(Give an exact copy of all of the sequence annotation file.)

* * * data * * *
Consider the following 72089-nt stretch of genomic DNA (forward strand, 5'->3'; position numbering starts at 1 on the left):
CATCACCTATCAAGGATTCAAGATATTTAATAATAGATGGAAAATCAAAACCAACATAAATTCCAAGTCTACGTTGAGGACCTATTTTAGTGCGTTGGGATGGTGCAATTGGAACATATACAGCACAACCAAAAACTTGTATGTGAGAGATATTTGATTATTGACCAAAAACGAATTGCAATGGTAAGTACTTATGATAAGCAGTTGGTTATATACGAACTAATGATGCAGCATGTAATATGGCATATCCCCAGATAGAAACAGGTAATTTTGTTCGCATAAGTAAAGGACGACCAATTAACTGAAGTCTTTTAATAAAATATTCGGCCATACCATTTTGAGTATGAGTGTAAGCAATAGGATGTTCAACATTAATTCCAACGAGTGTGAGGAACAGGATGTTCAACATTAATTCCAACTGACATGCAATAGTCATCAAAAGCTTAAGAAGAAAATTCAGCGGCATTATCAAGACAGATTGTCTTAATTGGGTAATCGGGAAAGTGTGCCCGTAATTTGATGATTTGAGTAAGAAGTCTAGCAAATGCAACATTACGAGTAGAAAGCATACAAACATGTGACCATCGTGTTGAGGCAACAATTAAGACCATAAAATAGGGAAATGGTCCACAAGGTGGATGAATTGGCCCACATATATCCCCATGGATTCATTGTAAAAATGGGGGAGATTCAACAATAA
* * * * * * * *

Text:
Consider the following 72089-nt stretch of genomic DNA (forward strand, 5'->3'; position numbering starts at 1 on the left):
CATCACCTATCAAGGATTCAAGATATTTAATAATAGATGGAAAATCAAAACCAACATAAATTCCAAGTCTACGTTGAGGACCTATTTTAGTGCGTTGGGATGGTGCAATTGGAACATATACAGCACAACCAAAAACTTGTATGTGAGAGATATTTGATTATTGACCAAAAACGAATTGCAATGGTAAGTACTTATGATAAGCAGTTGGTTATATACGAACTAATGATGCAGCATGTAATATGGCATATCCCCAGATAGAAACAGGTAATTTTGTTCGCATAAGTAAAGGACGACCAATTAACTGAAGTCTTTTAATAAAATATTCGGCCATACCATTTTGAGTATGAGTGTAAGCAATAGGATGTTCAACATTAATTCCAACGAGTGTGAGGAACAGGATGTTCAACATTAATTCCAACTGACATGCAATAGTCATCAAAAGCTTAAGAAGAAAATTCAGCGGCATTATCAAGACAGATTGTCTTAATTGGGTAATCGGGAAAGTGTGCCCGTAATTTGATGATTTGAGTAAGAAGTCTAGCAAATGCAACATTACGAGTAGAAAGCATACAAACATGTGACCATCGTGTTGAGGCAACAATTAAGACCATAAAATAGGGAAATGGTCCACAAGGTGGATGAATTGGCCCACATATATCCCCATGGATTCATTGTAAAAATGGGGGAGATTCAACAATAA